The European maritime expansion it was the period between the 15th and 18th centuries when some European peoples set out to explore the ocean that surrounded them.
These trips started the process of the Commercial Revolution, meeting different cultures and exploring the new world, enabling the interconnection of continents.
The first great navigations allowed the overcoming of the commercial barriers of the Middle Ages, the development of the mercantile economy and the strengthening of the bourgeoisie.
The European's need to take to the sea resulted from a series of social, political, economic and technological factors.
Europe was emerging from the crisis of the 14th century and national monarchies were led to new challenges that would result in expansion into other territories.
See on the map below the routes taken towards the West by navigators and the year of travel:
Europe was going through a moment of crisis, as it bought more than it sold. On the European continent, the supply was wood, stones, copper, iron, tin, lead, wool, linen, fruit, wheat, fish, meat.
The countries of the East, in turn, had sugar, gold, camphor, sandalwood, porcelain, precious stones, cloves, cinnamon, pepper, nutmeg, ginger, ointments, aromatic oils, medicinal drugs and perfumes.
It was up to the Arabs to transport the products to Europe in caravans carried out by land routes. The destination was the Italian cities of Genoa and Venice that served as intermediaries for the sale of goods to the rest of the continent.
Another available route was through the Mediterranean Sea monopolized by Venice. Therefore, it was necessary to find an alternative, faster, safer and, above all, economical way.
Parallel to the need for a new passage, it was necessary to solve the metal crisis in Europe, where the mines were already showing signs of exhaustion.
A social and political reorganization also led to the search for more routes. It was the alliances between kings and the bourgeoisie that formed the national monarchies.
Bourgeois capital would finance the expensive and necessary infrastructure for the sea feat. After all, ships, weapons, navigators and supplies were needed.
The bourgeois paid and received in return a share in the profits of travel. This was a way of strengthening national states and submitting society to a centralized government.
In the field of technology, it was necessary to improve cartography, astronomy and nautical engineering.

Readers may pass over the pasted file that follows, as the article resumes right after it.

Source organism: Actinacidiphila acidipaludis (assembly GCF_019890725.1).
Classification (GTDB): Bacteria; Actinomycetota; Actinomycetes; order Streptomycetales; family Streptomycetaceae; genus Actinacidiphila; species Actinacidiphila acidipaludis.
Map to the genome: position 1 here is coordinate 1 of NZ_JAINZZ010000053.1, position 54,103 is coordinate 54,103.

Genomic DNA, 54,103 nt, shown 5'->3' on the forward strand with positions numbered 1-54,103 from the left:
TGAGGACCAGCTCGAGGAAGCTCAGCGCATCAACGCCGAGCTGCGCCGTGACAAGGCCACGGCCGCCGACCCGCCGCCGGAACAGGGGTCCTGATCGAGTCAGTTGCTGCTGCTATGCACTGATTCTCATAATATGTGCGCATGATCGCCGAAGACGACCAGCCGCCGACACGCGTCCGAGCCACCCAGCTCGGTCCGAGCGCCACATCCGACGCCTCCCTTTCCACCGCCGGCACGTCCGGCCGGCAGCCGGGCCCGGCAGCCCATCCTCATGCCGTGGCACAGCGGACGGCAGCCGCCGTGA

The Portuguese took the lead in this process by calling the Escola de Sagres. Although it was not an institution as we know it today, it served to bring together navigators and scholars under the patronage of Infante Dom Henrique (1394-1460).See also:Commercial Renaissance
Portuguese maritime expansion began through conquests on the coast of Africa and expanded to nearby archipelagos. Experienced fishermen, they used small boats, the barinel, to explore the surroundings.
Later, they would develop and build the caravels and ships in order to be able to go further and more safely
Nautical precision was favored by the compass and astrolabe, which came from China. The compass was already used by Muslims in the twelfth century and is intended to point north (or south). In turn, the astrolabe is used to calculate distances taking the position of celestial bodies as a measure.
On the map below you can see the routes taken by the Portuguese:
With developed technology and the economic need to explore the ocean, the Portuguese also added the desire to take the Catholic faith to other peoples.
Political conditions were quite favourable. Portugal was the first nation to create a national state associated with mercantile interests through the Avis Revolution.
In peace, while other nations were at war, there was a central coordination to stimulate and organize maritime incursions. These would be essential to fill the shortage of labor, agricultural products and precious metals.
The first Portuguese success on the seas was the Conquest of Ceuta, in 1415. Under the pretext of religious conquest against the Muslims, the Portuguese dominated the port that was the destination of several Arab commercial expeditions.